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Ann Cannon: Go ahead, surrender to food lust
This is an archived article that was published on sltrib.com in 2012, and information in the article may be outdated. It is provided only for personal research purposes and may not be reprinted.

Dear Mexican Food,

Hey! Why do you gotta be so tempting? You with your cheesy enchiladas and refried beans and pork tamales, all slathered with mounds of salsa and sour cream and guacamole.

Guacamole!

Oh, what I wouldn't do for a side of fresh guacamole right now. Fresh guacamole to go with some warm tortilla chips. Warm, salty tortilla chips.

Seriously, Mexican Food, you make a girl want to break every last one of her sacred diet vows.

It's always the same each January. While gleefully dating every bad boy food known to man during the holidays — fudge, almond toffee, caramels sprinkled with sea salt, green onion cheese balls, eggnog and even a slice or two of fruitcake — you tell yourself that you'll settle down after the new year with a nice little grilled chicken breast.

"I'll sow my wild oats during December," you say, "but come January, that grilled chicken breast and I are gonna make a new life together. A quiet life. A modest life. A prudent life where we don't consume calories we can't afford. We'll be grown-ups, that grilled chicken breast and I."

And for a little while, you and the grilled chicken breast try to make things work. Both of you come home at the end of the day to chat about school and work and the well-documented health benefits of eating lean. The conversation is pleasant enough, of course. But secretly you start to feel like that staid, responsible chicken breast is a little bit boring, in spite of the Cajun seasoning you used last time the two of you grilled.

Still. You're committed. You are in this new food relationship for the long haul.

And then one night you happen to drive past your favorite Mexican restaurant, just sitting there on the side of the road like one of Ulysses' sirens sitting on a pile of rocks while combing her hair.

"Forget about that bland little grilled chicken breast waiting at home," the Mexican restaurant sings to you. "Come inside and order yourself a pork tamale."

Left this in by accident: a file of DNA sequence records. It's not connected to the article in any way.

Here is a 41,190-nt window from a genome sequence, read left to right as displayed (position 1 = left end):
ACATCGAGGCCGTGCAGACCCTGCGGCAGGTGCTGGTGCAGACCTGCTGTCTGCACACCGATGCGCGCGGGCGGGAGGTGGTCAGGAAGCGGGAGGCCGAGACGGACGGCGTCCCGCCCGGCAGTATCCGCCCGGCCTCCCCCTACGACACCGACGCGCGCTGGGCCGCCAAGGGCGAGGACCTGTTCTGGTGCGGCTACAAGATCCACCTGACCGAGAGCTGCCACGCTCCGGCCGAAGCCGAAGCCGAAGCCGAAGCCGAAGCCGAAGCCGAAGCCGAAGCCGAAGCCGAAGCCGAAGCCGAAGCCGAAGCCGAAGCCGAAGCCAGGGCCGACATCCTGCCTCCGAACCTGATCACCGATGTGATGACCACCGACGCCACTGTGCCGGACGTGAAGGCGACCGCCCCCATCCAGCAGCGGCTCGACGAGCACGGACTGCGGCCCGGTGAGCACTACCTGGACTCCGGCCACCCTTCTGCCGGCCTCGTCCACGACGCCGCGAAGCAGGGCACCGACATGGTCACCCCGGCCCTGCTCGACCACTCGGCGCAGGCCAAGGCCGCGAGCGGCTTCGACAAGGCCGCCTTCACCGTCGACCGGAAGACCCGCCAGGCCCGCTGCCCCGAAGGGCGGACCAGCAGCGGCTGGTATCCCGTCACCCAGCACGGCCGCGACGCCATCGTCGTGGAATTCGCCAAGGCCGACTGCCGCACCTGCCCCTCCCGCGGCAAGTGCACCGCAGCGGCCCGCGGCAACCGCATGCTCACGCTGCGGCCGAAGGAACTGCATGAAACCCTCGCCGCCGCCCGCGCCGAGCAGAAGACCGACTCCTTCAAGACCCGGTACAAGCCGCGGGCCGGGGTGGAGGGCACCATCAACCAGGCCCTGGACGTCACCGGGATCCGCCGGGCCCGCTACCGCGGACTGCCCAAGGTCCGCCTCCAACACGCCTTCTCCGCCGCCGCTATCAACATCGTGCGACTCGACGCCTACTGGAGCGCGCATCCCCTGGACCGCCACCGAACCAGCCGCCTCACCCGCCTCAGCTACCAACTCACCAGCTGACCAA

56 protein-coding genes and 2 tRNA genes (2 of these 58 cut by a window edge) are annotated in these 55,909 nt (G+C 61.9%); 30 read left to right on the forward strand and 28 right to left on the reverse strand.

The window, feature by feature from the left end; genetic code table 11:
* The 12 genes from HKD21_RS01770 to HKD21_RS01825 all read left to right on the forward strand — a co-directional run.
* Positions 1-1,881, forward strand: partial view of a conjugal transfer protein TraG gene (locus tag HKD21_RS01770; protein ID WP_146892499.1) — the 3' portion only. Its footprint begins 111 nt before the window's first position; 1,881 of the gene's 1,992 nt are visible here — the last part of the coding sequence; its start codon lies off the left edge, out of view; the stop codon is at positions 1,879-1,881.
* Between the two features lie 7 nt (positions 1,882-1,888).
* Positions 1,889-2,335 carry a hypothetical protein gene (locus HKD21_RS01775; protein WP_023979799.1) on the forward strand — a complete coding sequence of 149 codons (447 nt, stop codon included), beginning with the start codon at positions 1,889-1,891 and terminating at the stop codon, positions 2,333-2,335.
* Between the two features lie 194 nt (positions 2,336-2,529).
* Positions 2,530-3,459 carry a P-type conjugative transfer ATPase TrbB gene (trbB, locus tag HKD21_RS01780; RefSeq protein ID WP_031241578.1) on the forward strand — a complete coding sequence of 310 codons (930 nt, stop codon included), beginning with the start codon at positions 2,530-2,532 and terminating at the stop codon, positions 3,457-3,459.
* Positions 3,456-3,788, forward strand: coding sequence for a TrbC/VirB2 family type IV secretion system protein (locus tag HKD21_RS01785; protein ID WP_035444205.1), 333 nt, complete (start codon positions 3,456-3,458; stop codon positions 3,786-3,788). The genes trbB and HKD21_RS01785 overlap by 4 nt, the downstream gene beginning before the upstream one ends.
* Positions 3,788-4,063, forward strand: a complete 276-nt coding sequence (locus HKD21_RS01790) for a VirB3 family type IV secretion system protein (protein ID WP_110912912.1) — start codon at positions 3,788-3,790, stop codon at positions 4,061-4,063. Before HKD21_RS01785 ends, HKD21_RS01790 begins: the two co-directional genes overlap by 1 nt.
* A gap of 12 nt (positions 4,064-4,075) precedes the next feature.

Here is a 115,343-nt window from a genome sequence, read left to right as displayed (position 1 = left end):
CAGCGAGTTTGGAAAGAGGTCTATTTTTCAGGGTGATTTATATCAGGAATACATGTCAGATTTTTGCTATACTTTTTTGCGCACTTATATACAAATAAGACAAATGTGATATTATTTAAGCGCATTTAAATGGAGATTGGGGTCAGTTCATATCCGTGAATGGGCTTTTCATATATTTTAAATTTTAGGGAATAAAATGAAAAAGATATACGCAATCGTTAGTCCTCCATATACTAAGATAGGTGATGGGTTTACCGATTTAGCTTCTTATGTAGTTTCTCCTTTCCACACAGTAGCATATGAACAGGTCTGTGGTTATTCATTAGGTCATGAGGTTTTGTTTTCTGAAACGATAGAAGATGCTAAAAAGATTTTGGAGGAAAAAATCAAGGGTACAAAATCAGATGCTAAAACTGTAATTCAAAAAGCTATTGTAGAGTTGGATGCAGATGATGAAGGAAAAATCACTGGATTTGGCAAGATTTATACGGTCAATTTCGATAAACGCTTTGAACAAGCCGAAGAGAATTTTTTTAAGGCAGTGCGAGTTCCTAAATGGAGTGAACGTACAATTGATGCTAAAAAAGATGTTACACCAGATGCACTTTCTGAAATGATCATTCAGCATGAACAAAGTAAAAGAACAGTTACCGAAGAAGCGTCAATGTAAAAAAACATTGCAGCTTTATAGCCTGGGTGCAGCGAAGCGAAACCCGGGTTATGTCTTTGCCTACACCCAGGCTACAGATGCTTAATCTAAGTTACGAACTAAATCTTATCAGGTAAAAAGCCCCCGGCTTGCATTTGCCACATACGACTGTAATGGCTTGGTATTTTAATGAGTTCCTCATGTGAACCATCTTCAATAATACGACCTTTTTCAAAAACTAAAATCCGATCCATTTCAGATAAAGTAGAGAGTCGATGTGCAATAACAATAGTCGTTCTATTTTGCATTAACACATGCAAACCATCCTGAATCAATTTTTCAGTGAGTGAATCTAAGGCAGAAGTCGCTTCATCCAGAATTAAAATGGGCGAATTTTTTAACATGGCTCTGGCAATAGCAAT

Tamale. The very word makes your mouth water.

"But I'm tamale-free," you say, which makes you remember those months you lived in Finland. Cold, cold Finland where it was so dark you and the Polar Bears kept bumping into trees. (Kidding. Polar Bears don't live in Finland. It's way too cold there.)

You used to lie on your Finnish bed at night, thinking about how much you missed warm, cheesy Mexican food. In fact, Mexican food was the thing you missed most about America — even more than Oreos and also your family. And, in fact, the first place you stopped after touching back down in Salt Lake City was Taco Bell, where you ordered a Burrito Supreme.

M-m-m-m-m. Burrito Supreme.

Meanwhile, the Mexican restaurant keeps singing, singing, singing, and the next thing you know, you answer the siren's call. You pull into the parking lot and hope the grilled chicken breast back home will forgive you when you walk through the door. Late.

Which brings me to this observation: Maybe January isn't the best time to start a diet. Like my friend Sally at the bookstore says, after all that holiday gluttony, maybe a body (my body, your body) needs to ease slowly into restraint. Very slowly.

Sounds good to me.

Sincerely,

Ann Cannon

Feel free to give a shout out to your favorite Mexican restaurant by contacting Ann Cannon at acannon@sltrib.com or facebook.com/columnistcannon.

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